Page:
The ten original essays commissioned for this book focus on historical subjects in the post-World War II American West. The late Gerald Nash, in whose honor the essays were written, made major contributions to the study of modern American and western American history, and his impact on those fields is demonstrated in these essays by several generations of his students and colleagues. Emphasizing social and cultural developments, the essays draw on methodologies and topics from comparative history, environmental history, urban history, and political history. The authors write on subjects ranging from women's rights to urban sprawl, from organized religion to tourism, from mining to American Indian culture. An autobiographical essay by Nash himself situates his life's work in the context of two formative experiences: his intellectual development as a German refugee arriving in New York in the late 1930s and his commitment to the study of the American West when he began graduate school. The contributors include Margaret Connell-Szasz, Arthur R. GA³mez, Donald J. Pisani, Marjorie Bell Chambers, Carol Lynn MacGregor, Christopher J. Huggard, Roger W. Lotchin, and Gene M. Gressley, as well as Nash and the volume editors.Its objectives now include aquot;water conservation and environmental restoration, aquot; aquot; water reclamation, recycling, and reuse, aquot; and support for the aquot;self-determination efforts of Native American tribes.aquot; These are ambitious goals. Neverthelessanbsp;...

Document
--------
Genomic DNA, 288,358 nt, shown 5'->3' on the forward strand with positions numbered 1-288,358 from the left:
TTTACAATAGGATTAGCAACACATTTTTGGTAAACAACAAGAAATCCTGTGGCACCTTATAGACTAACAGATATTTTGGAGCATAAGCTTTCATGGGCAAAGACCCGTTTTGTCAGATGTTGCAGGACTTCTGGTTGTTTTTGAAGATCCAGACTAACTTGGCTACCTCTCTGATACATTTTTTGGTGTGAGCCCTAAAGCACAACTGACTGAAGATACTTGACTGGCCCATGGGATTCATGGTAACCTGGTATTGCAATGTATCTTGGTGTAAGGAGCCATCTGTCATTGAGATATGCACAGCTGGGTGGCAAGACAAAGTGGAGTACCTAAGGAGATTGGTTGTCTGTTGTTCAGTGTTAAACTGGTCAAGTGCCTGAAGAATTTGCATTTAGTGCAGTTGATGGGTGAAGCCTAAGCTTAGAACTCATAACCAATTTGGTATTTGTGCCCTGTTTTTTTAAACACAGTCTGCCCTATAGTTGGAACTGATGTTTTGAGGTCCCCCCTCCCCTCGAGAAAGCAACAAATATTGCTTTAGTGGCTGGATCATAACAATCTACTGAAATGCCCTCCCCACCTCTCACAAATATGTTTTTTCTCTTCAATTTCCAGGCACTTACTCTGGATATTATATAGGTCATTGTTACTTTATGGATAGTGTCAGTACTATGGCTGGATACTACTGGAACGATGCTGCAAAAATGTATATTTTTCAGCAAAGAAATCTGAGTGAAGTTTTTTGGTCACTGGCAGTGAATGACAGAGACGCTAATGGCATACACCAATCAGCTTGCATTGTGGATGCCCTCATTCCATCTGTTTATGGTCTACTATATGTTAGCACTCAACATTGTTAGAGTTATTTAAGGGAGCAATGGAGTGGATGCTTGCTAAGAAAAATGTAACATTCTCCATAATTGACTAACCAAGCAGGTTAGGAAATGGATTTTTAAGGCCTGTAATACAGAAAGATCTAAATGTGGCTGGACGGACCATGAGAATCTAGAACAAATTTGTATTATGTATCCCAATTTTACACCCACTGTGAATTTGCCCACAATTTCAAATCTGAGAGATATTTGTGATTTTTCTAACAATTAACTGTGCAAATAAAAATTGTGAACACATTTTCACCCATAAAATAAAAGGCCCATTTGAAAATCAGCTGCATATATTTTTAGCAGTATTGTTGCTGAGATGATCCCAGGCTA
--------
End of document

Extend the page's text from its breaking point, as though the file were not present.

|Title||:||The American West in 2000|
|Author||:||Richard W. Etulain, Ferenc Morton Szasz|
|Publisher||:||UNM Press - 2003|